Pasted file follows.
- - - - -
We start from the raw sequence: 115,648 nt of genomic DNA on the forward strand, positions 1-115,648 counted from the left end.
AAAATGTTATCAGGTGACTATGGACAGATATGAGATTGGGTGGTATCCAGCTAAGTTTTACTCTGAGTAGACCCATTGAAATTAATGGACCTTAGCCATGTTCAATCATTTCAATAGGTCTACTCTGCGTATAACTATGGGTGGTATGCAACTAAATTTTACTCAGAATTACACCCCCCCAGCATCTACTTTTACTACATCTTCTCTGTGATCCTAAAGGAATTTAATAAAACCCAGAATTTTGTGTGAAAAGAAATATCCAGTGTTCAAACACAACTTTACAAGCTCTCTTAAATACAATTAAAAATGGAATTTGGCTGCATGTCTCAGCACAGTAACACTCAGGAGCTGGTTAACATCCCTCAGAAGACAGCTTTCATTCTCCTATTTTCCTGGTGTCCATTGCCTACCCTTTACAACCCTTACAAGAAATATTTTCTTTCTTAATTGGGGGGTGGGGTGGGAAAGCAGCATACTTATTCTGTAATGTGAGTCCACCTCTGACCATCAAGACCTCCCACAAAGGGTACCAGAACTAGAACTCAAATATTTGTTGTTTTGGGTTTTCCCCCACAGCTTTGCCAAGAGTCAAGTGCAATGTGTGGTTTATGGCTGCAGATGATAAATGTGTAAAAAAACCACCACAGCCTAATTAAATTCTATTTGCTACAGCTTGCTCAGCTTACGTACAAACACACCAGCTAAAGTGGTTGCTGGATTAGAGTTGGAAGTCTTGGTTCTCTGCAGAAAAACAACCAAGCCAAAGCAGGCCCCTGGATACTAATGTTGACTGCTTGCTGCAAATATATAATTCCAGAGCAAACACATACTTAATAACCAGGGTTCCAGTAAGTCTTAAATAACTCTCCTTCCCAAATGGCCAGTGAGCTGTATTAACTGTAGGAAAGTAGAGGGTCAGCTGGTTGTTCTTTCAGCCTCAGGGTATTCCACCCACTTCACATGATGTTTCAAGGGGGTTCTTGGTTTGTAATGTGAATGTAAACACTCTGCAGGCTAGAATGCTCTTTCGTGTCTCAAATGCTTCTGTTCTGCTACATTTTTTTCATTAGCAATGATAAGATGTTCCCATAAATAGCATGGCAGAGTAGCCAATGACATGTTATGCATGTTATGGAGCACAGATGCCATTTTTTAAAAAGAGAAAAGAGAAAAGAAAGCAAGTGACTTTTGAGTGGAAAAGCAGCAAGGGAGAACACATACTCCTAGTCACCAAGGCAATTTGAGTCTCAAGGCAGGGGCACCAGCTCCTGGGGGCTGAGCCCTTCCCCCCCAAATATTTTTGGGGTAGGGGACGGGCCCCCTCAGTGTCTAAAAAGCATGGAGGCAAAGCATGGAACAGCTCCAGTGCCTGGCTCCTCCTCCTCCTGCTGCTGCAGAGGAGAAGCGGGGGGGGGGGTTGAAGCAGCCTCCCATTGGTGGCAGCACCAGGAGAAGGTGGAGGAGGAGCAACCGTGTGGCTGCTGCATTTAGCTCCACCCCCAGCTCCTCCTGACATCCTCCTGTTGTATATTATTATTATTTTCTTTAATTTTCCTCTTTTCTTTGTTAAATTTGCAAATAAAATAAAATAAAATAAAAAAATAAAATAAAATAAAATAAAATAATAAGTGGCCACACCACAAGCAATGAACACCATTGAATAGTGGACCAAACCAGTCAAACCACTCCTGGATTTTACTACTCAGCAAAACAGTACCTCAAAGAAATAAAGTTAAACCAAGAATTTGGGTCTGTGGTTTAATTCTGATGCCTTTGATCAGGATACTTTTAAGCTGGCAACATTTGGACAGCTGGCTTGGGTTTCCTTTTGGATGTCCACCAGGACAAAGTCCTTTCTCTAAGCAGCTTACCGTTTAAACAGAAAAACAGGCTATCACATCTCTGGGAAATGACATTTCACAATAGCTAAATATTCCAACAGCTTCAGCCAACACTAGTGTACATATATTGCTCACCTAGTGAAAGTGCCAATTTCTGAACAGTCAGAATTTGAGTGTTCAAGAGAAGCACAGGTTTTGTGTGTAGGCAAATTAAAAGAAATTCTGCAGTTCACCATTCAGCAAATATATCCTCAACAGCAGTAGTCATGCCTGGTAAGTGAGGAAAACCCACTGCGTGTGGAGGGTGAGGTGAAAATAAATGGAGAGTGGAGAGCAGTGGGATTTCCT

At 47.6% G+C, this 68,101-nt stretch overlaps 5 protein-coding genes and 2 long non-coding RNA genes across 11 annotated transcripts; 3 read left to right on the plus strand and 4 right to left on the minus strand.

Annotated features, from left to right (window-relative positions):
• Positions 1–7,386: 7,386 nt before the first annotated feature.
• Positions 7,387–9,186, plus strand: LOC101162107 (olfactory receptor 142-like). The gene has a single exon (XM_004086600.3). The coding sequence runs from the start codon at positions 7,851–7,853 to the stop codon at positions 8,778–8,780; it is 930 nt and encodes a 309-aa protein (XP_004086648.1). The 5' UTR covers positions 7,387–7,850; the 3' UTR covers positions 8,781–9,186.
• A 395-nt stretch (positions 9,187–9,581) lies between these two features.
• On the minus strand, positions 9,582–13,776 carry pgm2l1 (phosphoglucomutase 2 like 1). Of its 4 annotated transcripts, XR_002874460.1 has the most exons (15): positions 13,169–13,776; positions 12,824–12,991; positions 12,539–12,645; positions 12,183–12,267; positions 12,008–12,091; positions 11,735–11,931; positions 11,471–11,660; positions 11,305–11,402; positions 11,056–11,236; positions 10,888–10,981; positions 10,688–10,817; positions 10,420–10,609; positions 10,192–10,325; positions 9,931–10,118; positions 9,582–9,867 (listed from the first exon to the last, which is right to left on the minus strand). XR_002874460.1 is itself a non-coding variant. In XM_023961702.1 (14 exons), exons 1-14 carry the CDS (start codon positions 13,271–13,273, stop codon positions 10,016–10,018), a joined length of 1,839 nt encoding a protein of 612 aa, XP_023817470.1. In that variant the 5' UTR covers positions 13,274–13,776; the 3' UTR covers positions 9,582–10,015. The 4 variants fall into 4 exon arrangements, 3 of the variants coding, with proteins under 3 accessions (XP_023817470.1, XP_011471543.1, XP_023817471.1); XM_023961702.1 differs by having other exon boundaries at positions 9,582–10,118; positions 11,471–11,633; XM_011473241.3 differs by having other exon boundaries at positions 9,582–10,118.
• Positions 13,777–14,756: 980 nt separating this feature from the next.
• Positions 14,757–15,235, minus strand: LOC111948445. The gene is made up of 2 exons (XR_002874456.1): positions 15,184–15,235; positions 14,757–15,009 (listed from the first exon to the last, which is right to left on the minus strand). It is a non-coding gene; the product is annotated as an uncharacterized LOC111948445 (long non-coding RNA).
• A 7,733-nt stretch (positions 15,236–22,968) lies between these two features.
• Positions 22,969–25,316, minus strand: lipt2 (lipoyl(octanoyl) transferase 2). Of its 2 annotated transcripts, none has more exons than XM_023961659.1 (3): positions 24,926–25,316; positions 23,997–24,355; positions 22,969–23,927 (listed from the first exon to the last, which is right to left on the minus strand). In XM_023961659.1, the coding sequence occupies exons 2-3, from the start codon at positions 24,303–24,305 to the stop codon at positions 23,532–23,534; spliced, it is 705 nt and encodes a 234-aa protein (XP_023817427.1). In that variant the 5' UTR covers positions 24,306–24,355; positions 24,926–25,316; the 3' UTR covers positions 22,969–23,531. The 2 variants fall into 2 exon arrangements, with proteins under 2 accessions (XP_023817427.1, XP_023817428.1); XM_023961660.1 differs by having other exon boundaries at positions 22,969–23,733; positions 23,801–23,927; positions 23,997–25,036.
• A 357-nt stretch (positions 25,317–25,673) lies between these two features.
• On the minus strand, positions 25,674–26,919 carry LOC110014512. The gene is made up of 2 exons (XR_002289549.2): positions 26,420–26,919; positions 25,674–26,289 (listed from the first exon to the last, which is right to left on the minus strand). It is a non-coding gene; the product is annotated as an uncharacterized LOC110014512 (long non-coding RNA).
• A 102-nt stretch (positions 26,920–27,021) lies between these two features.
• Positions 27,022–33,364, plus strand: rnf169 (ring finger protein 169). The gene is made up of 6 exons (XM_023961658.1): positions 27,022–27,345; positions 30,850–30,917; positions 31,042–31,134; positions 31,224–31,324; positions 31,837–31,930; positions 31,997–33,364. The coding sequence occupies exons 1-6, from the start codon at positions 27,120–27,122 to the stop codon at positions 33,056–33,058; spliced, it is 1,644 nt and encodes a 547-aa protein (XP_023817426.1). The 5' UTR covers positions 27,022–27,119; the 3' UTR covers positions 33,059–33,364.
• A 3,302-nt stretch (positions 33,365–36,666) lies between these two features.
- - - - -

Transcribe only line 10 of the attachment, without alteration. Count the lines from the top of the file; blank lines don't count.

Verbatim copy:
• Positions 14,757–15,235, minus strand: LOC111948445. The gene is made up of 2 exons (XR_002874456.1): positions 15,184–15,235; positions 14,757–15,009 (listed from the first exon to the last, which is right to left on the minus strand). It is a non-coding gene; the product is annotated as an uncharacterized LOC111948445 (long non-coding RNA).